I have my theories on what makes for an effective aphrodisiac, of course. In my opinion, aphrodisiacs should be chosen from a nutritional standpoint, not a visual one. It’s all about strength and endurance, ladies. Oysters, steak and other foods rich in protein and zinc. Get them feeling energetic, then keep that energy flowing.

It’s not completely self-serving, since your man gets a nice meal out of it. But even if it is, whatever! It’s Valentine’s Day!


On that note, I will leave you with this short video clip from the 1994 movie “Sirens”, and what one of the artist’s models says about ambushing men and feeding them sea slugs.
Hint: Lots of protein in sea slugs.



Love Potion Cocktail
(Courtesy of Sandra Lee from

2 shots cognac-based red passionfruit liqueur (recommended: Alize)
1 shot red cranberry juice
1/2 shot half-and-half
Whole strawberry, for garnish

Combine all ingredients in a cocktail shaker filled with ice cubes.

Shake vigorously and strain into rocks glass with ice. Slice halfway up middle center of strawberry and slide onto glass edge to garnish.

The Aphrodisiac Myth
Video clip and screenshot the movie “Sirens” (1994)
Photos: Cocktail and oysters, flower stand by JE Alexandria Julaton; Box of chocolates by rosevita; Grilled meats by ardelfin; Men with wine by GaborfromHungary

Green Chartreuse: What Sexy Tastes Like

“Chartreuse, the only liqueur so good they named a color after it.”   (From bartender Warren in the movie “Death Proof”)

Out of all the cocktail liqueurs I’ve ever tasted – and I have tasted many – Green Chartreuse has been the sexiest and most tantalizing. First created centuries ago by monks, it eventually found its way into classic cocktails and literature. The mysterious Jay Gatsby (F. Scott Fitzgerald’s “The Great Gatsby”), whose parties were the stuff of legends, shared a bottle when lady love Daisy visited his mansion-size man cave. More importantly, it’s the main ingredient in my favorite cocktail – The Last Word. I like to hold a few drops in my mouth, slowly exhale, and feel the rush of 130+ herbs and plants distilled into a heady liquid made from a recipe known only to the Carthusian order of monks.  I wonder if they knew how much joy their “Elixir of Life” has given the world, helping to enrich it with bacchanalian delights that they denied themselves.

I held the martini glass up to the candlelight. So lovely. Its otherworldly color, indescribable. Its flavor, complex. With each sip, the world became slowly veiled by a comforting haze. Every bliss elevated, every trouble diminished. Green Chartreuse’s 110 proof guarantees no less than a robust experience.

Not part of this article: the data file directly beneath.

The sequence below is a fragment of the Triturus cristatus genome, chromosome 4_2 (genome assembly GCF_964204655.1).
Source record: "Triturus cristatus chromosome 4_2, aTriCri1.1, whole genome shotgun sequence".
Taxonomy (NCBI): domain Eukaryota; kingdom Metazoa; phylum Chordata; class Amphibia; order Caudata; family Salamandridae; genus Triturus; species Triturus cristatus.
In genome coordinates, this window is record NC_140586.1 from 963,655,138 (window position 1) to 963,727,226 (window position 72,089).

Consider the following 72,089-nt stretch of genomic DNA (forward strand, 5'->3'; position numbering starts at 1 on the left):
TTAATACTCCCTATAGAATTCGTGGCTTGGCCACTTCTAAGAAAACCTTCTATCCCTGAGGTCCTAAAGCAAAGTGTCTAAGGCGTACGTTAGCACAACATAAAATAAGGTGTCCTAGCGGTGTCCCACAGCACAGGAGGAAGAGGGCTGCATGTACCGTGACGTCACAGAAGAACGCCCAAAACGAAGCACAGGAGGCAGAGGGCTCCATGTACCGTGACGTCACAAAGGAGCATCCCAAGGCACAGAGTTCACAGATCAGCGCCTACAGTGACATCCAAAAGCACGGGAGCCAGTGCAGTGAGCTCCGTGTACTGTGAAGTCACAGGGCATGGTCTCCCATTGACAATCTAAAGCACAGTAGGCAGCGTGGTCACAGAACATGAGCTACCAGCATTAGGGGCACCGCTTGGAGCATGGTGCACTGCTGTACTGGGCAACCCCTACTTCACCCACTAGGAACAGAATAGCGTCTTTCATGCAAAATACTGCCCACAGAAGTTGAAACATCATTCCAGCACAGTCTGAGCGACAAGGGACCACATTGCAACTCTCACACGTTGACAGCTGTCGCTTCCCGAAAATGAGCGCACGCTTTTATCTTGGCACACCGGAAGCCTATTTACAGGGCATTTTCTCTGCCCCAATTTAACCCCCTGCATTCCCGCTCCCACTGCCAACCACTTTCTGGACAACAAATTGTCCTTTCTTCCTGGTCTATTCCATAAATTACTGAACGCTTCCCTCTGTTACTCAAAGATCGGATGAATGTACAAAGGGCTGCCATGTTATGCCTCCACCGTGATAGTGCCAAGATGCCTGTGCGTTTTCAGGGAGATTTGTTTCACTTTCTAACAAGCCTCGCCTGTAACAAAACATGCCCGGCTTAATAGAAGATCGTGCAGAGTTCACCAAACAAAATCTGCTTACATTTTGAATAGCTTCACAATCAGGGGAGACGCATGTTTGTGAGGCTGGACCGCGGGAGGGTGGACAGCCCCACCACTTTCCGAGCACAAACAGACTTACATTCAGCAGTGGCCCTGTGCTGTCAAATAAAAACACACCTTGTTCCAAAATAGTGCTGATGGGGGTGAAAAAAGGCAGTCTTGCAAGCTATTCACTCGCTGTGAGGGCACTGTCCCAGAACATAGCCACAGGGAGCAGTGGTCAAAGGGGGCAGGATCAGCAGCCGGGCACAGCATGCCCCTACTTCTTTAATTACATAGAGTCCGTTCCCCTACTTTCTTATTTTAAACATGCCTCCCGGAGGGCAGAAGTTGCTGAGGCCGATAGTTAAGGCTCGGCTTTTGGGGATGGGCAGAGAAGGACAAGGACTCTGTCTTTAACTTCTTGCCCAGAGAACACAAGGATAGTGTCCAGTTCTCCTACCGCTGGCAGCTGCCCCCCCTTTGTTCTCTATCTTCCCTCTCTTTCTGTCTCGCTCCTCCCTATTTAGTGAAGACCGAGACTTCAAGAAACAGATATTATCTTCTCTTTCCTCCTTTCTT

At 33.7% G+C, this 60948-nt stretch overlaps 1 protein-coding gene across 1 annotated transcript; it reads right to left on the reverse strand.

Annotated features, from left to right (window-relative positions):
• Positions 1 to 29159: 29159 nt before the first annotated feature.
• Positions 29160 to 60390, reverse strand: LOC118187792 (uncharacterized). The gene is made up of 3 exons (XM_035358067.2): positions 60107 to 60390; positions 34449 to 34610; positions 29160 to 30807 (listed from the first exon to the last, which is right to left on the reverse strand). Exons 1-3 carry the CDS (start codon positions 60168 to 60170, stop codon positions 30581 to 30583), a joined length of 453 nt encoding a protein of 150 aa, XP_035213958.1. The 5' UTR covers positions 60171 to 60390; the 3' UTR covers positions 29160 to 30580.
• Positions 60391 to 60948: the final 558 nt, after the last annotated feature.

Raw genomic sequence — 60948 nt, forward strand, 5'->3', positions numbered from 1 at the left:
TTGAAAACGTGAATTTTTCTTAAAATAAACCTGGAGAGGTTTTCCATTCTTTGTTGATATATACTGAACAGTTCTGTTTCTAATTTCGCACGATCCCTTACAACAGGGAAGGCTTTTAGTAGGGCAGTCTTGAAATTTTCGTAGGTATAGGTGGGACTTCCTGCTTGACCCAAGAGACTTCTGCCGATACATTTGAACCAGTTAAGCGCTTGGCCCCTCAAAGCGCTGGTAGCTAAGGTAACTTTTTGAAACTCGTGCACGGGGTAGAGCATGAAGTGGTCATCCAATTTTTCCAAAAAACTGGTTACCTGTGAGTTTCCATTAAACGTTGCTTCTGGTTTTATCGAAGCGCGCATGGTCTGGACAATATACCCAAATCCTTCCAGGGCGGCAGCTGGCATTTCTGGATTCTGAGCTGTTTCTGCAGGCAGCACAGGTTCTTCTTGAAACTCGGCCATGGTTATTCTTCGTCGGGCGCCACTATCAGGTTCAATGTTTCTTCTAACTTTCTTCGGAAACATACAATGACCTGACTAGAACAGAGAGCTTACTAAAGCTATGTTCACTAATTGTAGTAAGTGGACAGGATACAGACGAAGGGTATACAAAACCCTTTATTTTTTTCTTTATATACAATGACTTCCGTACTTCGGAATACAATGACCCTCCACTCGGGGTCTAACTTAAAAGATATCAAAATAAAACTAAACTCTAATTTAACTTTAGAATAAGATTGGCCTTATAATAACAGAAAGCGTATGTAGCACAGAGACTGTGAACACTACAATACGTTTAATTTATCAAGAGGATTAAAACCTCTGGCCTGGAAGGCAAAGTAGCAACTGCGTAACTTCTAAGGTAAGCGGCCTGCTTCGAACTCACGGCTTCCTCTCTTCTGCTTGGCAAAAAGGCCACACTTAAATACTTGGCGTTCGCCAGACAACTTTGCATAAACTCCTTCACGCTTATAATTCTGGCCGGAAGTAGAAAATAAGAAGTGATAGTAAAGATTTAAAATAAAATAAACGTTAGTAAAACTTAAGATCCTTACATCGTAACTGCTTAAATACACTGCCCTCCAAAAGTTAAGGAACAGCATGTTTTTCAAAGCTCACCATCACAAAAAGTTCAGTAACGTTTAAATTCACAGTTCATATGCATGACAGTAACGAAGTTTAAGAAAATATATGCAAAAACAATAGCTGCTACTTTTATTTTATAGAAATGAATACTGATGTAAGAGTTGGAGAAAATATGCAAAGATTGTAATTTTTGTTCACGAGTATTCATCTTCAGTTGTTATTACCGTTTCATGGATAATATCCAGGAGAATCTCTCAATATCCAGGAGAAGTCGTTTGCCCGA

I thought about the monks that have made this intriguing liqueur for over 400 years, initially as a medicine, to fund their call to prayer and meditation. Monks with structured, disciplined lives devoted to holiness and sacrifice, creating a potion flavored with mystery and wanton decadence. I sometimes imagined centuries of deeply buried desires somehow flowed into this arcane mixture.

Sexy tastes like forbidden pleasures.


“Chartreuse is made only by Carthusian Monks of La Grande Chartreuse near Grenuble, France. Chartreuse today is still made from 130 alpine herbs according to an ancient 1605 formula. The secret method of preparation is shared by three Carthusian brothers and is protected by vows of silence.”


The Last Word

1 oz Green Chartreuse
1 oz Luxardo Maraschino Liqueur
1 oz good gin (Aviation, Tann’s, etc.)
½ oz freshly squeezed lime juice (more if you prefer it less sweet)

Shake up in a cocktail shaker with some ice, serve neat in a Martini glass.


The Whiskey Library


“Whiskey, like a beautiful woman, demands appreciation. You gaze first, then it’s time to drink.” (Haruki Murakami)

I waited in line to get into the fairly new, and already very popular, Multnomah Whiskey Library one evening. According to the other customers I chatted with, there’s always a waiting list. If you wanted to make reservations and skip the lines, you’d have to purchase membership, and currently they’re full. The Library was a high-ceilinged, chandeliered modern pub of dark wood, leather and exposed brick, with two of its walls covered by shelves showcasing whiskies from around the world, along with other choice hard liquors. Jaunty Scottish and Irish instrumental classics played in the background, and yet the noise level was comfortably moderate; it never got so loud that you couldn’t hear what the person was saying to you from across your table, even with all the hard surfaces.